Wednesday, August 30, 2006

City to Agro Side Track

I promise I have food to discuss, but I give a quick and dirty roundup of a recent exciting first for me. While it has to do with food, it falters the line of my normal musings, though it does explain some of my latest absences.

D and I took a quick late summer journey to the city of my birth (Chicago) as well as a border crossing to his grandmother’s home for a State Fair. While D has joined me in Chicago in the past, he has never been witness to the golden summer that makes Chicago the pride of many (myself included). I would say, you never experience this city until you have walked its’ dazzling skyscraper shoreline in the heat of summer.

It was a voyage of firsts: D had his first deep dish pizza as well as his first taste of a true Chicago-style all-beef Vienna hot dog. The winner? It must be the hot dog because one week later D complained about being hungry after work: “if I was in Chicago I could just grab a hot dog anywhere.”
“But you’re in New York, there are hot dog vendors on every corner?!”
“It’s not Vienna-- It’s not as good.”

True enough. Those all-beef dogs in natural casings, 2 pickles, neon relish and a large fresh slice of tomato make my mouth water any day (and I'm usually not a hot dog fan). We would leave Chicago for Indiana and the State Fair-- my turn as newbie.

I love Indiana and spending time with D’s grandmother (and family in general). If it wasn’t for a not-to-be-mentioned altercation with a canoe and some rapids, the time we spend in Indianapolis is always pleasant (play. even the rapids). This time, we would attend the State Fair. My first State Fair ever.

State Fairs are a fabulous event. They bring the community together and (in the Midwest at least) really make one realize the breadth and hold that agriculture still has on this country (which is essentially forgotten if you live in or near a city). My minor “problem” with the State Fair? That the pork food tent is within smelling distance of the swine show barn, the lamb food tent is a sniff away from the lamb show barn, cows near the beef food tent, poultry near the poultry, etc.

Funny that when I started vocalizing my hankering for some bunny on a stick in the poultry and rabbit barn people gave me the evil eye—I could smell bacon frying up while contemplating the birth of 13 piglets! Isn’t that wrong?! No worries, there was plenty of chicken, but no rabbit (or bunny) for sale at the food tent.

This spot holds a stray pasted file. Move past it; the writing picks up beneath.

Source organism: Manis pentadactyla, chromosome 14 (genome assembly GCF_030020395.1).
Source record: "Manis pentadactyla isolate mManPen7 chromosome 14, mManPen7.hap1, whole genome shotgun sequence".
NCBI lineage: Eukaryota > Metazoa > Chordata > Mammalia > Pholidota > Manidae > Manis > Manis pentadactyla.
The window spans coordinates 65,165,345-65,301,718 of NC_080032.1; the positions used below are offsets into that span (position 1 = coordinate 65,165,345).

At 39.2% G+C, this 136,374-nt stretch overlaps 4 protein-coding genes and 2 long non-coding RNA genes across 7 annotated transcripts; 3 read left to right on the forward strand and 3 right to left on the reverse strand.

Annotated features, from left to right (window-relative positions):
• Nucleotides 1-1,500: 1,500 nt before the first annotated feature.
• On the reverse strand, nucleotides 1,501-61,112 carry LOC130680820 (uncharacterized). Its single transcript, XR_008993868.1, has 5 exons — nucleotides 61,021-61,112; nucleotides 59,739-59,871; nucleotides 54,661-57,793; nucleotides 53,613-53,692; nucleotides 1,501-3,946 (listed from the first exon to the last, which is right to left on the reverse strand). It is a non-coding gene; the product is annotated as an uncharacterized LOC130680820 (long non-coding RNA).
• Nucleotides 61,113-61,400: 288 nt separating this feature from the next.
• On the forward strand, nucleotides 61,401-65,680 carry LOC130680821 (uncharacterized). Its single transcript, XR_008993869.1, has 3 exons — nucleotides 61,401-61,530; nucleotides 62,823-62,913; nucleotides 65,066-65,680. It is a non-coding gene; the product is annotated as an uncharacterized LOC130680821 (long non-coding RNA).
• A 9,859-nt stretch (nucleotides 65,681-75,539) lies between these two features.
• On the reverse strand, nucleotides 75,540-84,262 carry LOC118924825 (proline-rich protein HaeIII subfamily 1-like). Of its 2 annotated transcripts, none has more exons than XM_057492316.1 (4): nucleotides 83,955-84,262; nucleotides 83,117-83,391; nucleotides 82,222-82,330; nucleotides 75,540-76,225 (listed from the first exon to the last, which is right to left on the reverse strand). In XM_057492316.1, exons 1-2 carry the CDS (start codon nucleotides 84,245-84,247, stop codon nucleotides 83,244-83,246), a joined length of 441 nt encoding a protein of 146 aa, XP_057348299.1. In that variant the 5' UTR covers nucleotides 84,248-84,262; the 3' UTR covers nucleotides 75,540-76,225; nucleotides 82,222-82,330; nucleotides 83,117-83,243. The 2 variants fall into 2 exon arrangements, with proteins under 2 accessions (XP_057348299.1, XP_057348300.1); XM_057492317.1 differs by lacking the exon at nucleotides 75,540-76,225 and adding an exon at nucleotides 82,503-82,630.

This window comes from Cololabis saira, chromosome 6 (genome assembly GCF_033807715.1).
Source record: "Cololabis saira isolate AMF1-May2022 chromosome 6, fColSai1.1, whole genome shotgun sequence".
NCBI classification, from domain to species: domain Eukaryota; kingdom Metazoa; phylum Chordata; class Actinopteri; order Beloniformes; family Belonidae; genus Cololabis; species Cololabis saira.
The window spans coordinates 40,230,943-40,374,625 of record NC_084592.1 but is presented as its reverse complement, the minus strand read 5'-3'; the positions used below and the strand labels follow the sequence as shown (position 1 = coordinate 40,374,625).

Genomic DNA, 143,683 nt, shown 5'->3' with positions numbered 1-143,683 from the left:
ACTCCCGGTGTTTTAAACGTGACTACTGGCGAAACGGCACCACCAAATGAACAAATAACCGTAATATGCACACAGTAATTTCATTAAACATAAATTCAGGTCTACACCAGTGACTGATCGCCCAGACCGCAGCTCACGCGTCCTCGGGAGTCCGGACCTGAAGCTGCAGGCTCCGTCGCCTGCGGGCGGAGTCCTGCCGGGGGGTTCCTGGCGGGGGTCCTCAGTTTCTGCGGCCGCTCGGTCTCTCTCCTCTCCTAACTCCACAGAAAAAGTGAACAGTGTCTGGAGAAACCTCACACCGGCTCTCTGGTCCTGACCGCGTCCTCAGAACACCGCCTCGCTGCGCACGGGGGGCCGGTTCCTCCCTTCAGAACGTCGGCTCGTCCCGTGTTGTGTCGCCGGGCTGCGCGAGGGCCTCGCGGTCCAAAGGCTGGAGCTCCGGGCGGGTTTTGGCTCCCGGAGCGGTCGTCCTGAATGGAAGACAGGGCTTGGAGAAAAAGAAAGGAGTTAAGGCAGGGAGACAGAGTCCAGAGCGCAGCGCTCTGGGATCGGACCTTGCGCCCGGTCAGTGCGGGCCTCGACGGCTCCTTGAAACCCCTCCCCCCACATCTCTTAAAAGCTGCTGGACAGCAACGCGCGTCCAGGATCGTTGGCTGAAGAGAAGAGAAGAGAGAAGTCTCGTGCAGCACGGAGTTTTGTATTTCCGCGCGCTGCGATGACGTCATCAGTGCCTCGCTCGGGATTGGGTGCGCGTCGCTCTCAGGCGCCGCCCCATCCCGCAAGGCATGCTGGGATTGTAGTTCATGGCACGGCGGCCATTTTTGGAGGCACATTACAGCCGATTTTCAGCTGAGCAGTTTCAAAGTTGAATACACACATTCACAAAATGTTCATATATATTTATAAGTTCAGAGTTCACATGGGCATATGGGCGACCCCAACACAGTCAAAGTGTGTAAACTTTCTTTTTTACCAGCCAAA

We caught a few shows in the lamb barn. Spoke to the people who told us how judging was done, but couldn’t really explain what was being judged. Watching sheering right before these animals headed off to show was a good time in itself. Many beautiful animals-- and even spoke with a man who raises Shetland Sheep. As we left the distinct smell of lamb kebabs filtered into the arena.

Next, it was on to the draft horse barn. No worries-- no glue or meat was being grilled up outside this barn (the only one), but there was plenty of overpriced beer.

The above-mentioned poultry and rabbit barn followed. The loudest barn by far, I can see where all the phrases come from: “Hen party,” “louder than a hen house.” I could picture them all plopping their eggs away, knitting little bonnets and gaggling on about what Suzy over in pen A did— can you believe?! But really, it’s amazing to see the variety of chickens. Some of them are truly spectacular. Once I get enough land, neighbors be warned, I’m getting a hen house for fresh eggs! And did you know, hens with red earlobes produce brown eggs and hens with white earlobes produce white eggs? At least that's what I was told. Interesting if true.

A quick stop (of many) to the diary barn for milkshakes, some real whole milk extra thick chocolate milk, and a few other treats. Then, it was off to the Pioneer Village. Here, I finally met with my corn meal lady (mentioned here). Face to names, we’re b-f-f. I also met with my Sorghum man (been ordering from him too lately)—if anyone would like these numbers, please email me direct and I will provide them to you. Of course, I was soon informed, any trip to Pioneer Village is not complete without yer’ cracklins’ (pictured above).

Wound down to the 4-H agro barn for the results to a few other competitions: best honey, largest gourds and best hay bale. Learned a thing or two about honey, picked some up from the local apiary. Found the largest cheddar cheese construction (2,400 pounds) which made me never want to eat cheddar cheese again (and I love cheese!). We eventually left the State Fair by way of the old time pharmacy. I was pretty much born forty years too late-- or a city girl instead of a farm girl.